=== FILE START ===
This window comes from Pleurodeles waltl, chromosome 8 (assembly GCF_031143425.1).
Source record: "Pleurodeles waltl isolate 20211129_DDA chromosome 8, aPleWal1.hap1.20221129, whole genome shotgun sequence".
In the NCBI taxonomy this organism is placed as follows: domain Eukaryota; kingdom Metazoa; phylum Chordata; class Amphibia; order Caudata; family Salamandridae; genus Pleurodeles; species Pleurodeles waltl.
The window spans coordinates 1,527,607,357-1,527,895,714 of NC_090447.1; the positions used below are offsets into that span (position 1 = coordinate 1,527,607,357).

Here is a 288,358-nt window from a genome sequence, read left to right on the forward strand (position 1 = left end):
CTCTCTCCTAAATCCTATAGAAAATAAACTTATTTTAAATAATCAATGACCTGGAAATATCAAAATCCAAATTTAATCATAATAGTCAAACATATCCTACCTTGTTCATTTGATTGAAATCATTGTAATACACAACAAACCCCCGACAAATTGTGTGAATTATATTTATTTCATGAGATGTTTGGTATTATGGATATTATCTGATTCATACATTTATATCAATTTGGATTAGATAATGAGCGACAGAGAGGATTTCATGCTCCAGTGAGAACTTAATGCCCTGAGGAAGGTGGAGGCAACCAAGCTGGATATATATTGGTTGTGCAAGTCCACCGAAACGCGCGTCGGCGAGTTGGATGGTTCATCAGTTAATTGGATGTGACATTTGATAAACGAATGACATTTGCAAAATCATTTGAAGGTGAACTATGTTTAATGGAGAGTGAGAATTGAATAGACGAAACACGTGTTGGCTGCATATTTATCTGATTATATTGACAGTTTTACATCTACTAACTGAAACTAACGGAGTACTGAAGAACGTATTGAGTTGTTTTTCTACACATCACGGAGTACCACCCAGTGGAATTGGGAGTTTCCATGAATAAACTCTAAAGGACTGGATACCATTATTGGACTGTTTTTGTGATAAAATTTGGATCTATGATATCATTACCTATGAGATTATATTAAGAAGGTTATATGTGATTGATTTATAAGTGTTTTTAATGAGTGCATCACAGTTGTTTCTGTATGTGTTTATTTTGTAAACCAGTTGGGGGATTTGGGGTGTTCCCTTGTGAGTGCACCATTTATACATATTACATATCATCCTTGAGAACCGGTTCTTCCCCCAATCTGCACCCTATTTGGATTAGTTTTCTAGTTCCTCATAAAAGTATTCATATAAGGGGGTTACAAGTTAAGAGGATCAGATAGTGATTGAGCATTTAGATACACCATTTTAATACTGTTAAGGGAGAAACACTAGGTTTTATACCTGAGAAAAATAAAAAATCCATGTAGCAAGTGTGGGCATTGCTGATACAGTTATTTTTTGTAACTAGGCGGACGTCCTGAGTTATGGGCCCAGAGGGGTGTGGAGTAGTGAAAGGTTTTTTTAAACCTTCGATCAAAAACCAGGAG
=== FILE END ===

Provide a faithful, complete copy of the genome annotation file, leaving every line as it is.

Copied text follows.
This window comes from Pleurodeles waltl, chromosome 8 (assembly GCF_031143425.1).
Source record: "Pleurodeles waltl isolate 20211129_DDA chromosome 8, aPleWal1.hap1.20221129, whole genome shotgun sequence".
In the NCBI taxonomy this organism is placed as follows: domain Eukaryota; kingdom Metazoa; phylum Chordata; class Amphibia; order Caudata; family Salamandridae; genus Pleurodeles; species Pleurodeles waltl.
The window spans coordinates 1,527,607,357-1,527,895,714 of NC_090447.1; the positions used below are offsets into that span (position 1 = coordinate 1,527,607,357).

Here is a 288,358-nt window from a genome sequence, read left to right on the forward strand (position 1 = left end):
CTCTCTCCTAAATCCTATAGAAAATAAACTTATTTTAAATAATCAATGACCTGGAAATATCAAAATCCAAATTTAATCATAATAGTCAAACATATCCTACCTTGTTCATTTGATTGAAATCATTGTAATACACAACAAACCCCCGACAAATTGTGTGAATTATATTTATTTCATGAGATGTTTGGTATTATGGATATTATCTGATTCATACATTTATATCAATTTGGATTAGATAATGAGCGACAGAGAGGATTTCATGCTCCAGTGAGAACTTAATGCCCTGAGGAAGGTGGAGGCAACCAAGCTGGATATATATTGGTTGTGCAAGTCCACCGAAACGCGCGTCGGCGAGTTGGATGGTTCATCAGTTAATTGGATGTGACATTTGATAAACGAATGACATTTGCAAAATCATTTGAAGGTGAACTATGTTTAATGGAGAGTGAGAATTGAATAGACGAAACACGTGTTGGCTGCATATTTATCTGATTATATTGACAGTTTTACATCTACTAACTGAAACTAACGGAGTACTGAAGAACGTATTGAGTTGTTTTTCTACACATCACGGAGTACCACCCAGTGGAATTGGGAGTTTCCATGAATAAACTCTAAAGGACTGGATACCATTATTGGACTGTTTTTGTGATAAAATTTGGATCTATGATATCATTACCTATGAGATTATATTAAGAAGGTTATATGTGATTGATTTATAAGTGTTTTTAATGAGTGCATCACAGTTGTTTCTGTATGTGTTTATTTTGTAAACCAGTTGGGGGATTTGGGGTGTTCCCTTGTGAGTGCACCATTTATACATATTACATATCATCCTTGAGAACCGGTTCTTCCCCCAATCTGCACCCTATTTGGATTAGTTTTCTAGTTCCTCATAAAAGTATTCATATAAGGGGGTTACAAGTTAAGAGGATCAGATAGTGATTGAGCATTTAGATACACCATTTTAATACTGTTAAGGGAGAAACACTAGGTTTTATACCTGAGAAAAATAAAAAATCCATGTAGCAAGTGTGGGCATTGCTGATACAGTTATTTTTTGTAACTAGGCGGACGTCCTGAGTTATGGGCCCAGAGGGGTGTGGAGTAGTGAAAGGTTTTTTTAAACCTTCGATCAAAAACCAGGAG